Covering letter: Please attach to every submission a letter confirming that all authors have agreed to the submission and that the article is not currently being considered for publication by any other print or electronic journal. Anonymous peer review is ensured; authors may suggest three possible reviewers.

Reflective Social Education System in the 21st Century

Presentation of the TÁMOP-5.4.4-09/2-C-2009-0008 project the ’Reflective Social Education System in the 21st Century’

The project is trying to realize the double model of a social expert who acts and learns reflexively, and the principles of this model are carried out in every phase of the training process being adopted to the conditions of each phase. One of the goals of the training centre is to strengthen the operation of the training as a network that does not divide but connects the target groups learning at different levels. Another goal of the development is to support the career planning process of the social experts by organizing the items of the trainings of a given experts into a logical procedure, which also connects various groups being trained at different levels.

By improving the standard of the trainings we would like to provide experts, volunteers or lay helpers with the appropriate competences for the service system that is getting more and more modern. By developing the thematics, curriculums, the practical trainings and the teacher education and also by making the trainings mobile, using new technology (information trainings, e-learning) we improve the harmony between the trainings and the demands of the everyday work; and by doing so we are actually making the helping activities much more effective.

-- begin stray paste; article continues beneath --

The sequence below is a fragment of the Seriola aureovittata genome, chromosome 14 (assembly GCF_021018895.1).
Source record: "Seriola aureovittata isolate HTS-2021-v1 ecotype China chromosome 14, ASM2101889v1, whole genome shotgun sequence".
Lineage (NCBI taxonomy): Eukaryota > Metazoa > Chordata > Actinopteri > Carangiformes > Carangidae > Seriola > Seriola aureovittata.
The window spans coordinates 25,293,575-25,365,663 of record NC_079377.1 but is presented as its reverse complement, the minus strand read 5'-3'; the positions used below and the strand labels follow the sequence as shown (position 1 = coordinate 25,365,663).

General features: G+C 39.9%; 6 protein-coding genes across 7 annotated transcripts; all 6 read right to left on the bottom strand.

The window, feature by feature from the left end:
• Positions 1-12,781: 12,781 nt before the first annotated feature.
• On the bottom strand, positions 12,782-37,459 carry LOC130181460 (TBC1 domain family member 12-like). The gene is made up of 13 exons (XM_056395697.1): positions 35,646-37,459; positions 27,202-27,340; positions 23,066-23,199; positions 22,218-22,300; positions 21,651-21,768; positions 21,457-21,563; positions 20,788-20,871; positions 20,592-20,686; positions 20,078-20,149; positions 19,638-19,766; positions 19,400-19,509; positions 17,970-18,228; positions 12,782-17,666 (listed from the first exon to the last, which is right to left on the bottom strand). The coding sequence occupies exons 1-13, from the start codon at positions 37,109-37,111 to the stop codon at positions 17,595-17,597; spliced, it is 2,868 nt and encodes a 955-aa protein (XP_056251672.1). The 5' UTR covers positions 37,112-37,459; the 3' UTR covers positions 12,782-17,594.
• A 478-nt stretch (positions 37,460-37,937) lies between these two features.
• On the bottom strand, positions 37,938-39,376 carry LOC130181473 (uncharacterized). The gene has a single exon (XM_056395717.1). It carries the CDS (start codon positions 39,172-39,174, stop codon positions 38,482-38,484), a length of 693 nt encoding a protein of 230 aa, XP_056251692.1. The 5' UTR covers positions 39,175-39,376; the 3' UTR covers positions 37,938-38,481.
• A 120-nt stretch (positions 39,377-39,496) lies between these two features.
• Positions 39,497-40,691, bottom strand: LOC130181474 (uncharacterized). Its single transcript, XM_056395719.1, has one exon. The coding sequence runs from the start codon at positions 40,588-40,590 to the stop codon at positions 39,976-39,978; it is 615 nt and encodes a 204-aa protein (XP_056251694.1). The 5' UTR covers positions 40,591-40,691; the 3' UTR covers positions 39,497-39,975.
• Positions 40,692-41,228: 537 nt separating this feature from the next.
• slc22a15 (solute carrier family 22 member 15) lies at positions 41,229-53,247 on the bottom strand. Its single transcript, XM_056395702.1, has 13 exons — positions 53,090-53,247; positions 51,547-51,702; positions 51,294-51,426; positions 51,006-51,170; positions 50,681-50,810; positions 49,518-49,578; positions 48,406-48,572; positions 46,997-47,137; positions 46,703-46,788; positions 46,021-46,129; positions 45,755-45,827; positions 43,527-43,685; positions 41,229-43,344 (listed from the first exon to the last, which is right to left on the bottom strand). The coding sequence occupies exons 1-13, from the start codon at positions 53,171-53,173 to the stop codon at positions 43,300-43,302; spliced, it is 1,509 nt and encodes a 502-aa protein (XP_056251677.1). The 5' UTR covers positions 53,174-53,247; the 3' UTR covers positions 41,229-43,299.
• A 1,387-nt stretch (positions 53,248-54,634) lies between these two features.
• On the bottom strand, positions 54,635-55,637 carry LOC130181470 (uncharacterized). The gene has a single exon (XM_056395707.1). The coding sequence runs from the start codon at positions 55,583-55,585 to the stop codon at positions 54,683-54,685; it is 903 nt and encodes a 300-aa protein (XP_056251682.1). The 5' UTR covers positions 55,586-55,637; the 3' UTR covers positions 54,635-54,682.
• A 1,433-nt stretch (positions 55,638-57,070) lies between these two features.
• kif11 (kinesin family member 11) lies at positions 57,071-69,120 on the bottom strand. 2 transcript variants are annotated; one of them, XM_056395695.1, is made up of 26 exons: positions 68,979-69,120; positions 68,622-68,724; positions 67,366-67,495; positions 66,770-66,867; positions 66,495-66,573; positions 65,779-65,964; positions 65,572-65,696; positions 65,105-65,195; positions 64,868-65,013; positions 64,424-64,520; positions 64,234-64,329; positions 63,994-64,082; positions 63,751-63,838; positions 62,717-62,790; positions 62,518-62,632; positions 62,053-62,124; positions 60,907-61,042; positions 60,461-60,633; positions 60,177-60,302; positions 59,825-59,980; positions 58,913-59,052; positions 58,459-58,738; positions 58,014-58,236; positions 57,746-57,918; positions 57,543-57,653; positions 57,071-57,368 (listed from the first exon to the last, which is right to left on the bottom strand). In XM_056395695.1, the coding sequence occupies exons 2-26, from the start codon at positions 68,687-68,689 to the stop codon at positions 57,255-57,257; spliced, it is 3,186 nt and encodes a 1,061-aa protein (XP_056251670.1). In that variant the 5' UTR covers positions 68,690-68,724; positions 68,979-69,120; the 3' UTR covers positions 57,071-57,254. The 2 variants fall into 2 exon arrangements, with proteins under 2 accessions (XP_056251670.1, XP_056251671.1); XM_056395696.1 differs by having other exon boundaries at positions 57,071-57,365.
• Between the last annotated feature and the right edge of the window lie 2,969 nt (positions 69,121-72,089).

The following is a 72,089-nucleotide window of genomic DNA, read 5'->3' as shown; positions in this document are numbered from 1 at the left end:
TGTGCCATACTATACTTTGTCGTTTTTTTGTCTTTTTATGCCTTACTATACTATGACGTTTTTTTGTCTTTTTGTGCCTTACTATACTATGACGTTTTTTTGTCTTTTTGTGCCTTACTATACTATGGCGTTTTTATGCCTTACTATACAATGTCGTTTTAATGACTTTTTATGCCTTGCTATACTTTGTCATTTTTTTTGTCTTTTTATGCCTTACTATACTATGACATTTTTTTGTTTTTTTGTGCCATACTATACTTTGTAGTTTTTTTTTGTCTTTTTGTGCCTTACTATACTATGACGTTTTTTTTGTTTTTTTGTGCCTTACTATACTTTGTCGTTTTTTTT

Realizing the model of an expert following the reflexive practice and strengthening the competences that belong to the service development plans have a direct impact on the praxis of the social experts and consequently on the relationship between the expert and the client. Thus the main target group of the project includes the people studying in social trainings and continuing vocational trainings and also colleagues teaching in the education system. The second or indirect target group includes those who use social services or various care services for children.

The project is carried out with the component ’C’ of TÁMOP-5.4.4, with the support of 39.506.928 HUF, with the consortium cooperation of the University of Pécs as the main tenderer (the organizational unit responsible for the tender: Department of Social Work and Social Policy, Faculty of Humanities), and the South Transdanubian Regional Resource Centre Nonprofit Service Ltd.

 Other cooperating partners:

- Élettér Foundation, Pécs

- Szocionet South Transdanubian Regional Methodological Human Service Centre, Kaposvár

- Rinyamenti Region Local Government Association, Nagyatád

(Translated by Georgina Mucsi)

Study programmes at undergraduate level:



Department of Community and Social Studies

H-7624, Pécs, Rókus utca 2. (M. épület)    +36-308932950, +36-72-501500/64310    feher.lilla@pte.hu